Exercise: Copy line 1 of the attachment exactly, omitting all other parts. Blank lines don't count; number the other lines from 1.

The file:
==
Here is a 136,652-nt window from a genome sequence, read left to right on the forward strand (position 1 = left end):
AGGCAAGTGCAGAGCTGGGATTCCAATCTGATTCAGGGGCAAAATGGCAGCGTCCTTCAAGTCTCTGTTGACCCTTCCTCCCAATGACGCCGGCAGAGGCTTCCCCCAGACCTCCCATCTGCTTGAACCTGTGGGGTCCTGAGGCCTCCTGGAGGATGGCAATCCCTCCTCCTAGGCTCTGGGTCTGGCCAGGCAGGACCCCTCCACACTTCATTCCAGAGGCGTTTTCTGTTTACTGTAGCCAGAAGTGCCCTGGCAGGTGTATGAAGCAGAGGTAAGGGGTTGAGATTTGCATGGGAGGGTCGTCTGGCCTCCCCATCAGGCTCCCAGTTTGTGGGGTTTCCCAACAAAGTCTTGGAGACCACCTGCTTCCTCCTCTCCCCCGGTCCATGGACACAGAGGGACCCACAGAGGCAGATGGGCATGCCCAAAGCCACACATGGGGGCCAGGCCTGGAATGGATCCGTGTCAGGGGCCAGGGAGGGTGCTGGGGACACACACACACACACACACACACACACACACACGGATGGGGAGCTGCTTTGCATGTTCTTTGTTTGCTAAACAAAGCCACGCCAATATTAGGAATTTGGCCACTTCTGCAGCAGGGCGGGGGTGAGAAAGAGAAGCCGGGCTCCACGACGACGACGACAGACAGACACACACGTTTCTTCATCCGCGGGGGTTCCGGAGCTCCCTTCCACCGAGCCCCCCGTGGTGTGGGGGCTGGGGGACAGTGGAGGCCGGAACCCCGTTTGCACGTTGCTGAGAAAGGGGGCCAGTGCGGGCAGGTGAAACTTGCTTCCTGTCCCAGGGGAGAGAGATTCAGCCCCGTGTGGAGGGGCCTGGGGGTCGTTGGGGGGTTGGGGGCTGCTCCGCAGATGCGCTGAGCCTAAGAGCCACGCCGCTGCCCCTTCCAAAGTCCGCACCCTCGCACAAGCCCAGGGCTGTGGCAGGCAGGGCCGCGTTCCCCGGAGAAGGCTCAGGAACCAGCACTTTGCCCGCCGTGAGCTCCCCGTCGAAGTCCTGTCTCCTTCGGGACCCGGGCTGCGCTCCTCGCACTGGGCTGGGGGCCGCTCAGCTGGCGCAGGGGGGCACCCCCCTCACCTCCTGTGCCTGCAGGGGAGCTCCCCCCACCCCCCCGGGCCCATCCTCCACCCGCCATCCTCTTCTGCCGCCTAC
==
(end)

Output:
Here is a 136,652-nt window from a genome sequence, read left to right on the forward strand (position 1 = left end):